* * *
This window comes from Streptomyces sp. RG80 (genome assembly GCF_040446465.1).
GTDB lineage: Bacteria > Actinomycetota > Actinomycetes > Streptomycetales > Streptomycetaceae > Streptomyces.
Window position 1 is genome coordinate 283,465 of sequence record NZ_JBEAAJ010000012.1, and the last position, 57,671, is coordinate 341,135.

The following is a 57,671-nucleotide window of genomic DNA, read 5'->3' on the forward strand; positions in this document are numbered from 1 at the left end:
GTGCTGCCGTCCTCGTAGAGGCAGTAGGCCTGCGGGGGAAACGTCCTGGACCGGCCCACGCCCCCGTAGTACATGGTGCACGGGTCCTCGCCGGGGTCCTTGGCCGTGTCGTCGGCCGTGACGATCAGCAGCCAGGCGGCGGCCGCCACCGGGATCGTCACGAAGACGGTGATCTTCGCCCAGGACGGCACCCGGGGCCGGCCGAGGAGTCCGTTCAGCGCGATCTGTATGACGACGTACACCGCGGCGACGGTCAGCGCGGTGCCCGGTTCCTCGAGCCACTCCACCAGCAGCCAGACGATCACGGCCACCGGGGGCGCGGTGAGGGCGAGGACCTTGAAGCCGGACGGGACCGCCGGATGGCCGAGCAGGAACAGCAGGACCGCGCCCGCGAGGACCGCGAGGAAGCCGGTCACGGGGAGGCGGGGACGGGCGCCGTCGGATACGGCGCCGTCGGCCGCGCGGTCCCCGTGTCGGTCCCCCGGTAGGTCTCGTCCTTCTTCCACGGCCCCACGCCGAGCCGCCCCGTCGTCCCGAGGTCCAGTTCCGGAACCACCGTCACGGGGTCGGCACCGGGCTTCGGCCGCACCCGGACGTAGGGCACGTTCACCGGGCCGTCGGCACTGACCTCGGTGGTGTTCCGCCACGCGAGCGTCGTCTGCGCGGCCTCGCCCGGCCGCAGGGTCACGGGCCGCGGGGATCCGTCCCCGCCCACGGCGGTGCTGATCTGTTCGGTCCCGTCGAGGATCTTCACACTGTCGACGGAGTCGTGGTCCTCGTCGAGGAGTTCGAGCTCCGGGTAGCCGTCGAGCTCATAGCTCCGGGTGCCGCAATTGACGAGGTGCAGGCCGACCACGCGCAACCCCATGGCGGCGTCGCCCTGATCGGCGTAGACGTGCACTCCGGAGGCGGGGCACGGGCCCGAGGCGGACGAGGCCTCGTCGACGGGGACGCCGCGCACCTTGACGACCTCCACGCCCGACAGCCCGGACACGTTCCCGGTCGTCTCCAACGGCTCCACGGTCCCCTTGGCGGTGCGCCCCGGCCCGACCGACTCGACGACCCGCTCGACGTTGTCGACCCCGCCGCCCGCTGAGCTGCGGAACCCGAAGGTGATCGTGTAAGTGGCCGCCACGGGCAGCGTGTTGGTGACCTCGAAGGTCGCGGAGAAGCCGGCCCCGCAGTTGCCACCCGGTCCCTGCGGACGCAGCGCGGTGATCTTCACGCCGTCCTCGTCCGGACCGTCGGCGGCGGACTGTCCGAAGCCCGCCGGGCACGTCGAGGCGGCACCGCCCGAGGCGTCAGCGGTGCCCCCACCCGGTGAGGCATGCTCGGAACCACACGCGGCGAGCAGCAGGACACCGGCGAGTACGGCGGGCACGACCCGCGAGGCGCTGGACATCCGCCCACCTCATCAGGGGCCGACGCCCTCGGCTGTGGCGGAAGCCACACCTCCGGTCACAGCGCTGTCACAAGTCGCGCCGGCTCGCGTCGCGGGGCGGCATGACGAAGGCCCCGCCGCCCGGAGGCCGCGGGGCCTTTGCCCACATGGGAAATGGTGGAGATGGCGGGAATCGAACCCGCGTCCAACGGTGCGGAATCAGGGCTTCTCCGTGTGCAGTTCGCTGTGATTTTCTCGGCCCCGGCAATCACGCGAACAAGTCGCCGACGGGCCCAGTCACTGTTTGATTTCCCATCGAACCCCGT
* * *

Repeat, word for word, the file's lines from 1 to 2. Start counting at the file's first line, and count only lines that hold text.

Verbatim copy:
This window comes from Streptomyces sp. RG80 (genome assembly GCF_040446465.1).
GTDB lineage: Bacteria > Actinomycetota > Actinomycetes > Streptomycetales > Streptomycetaceae > Streptomyces.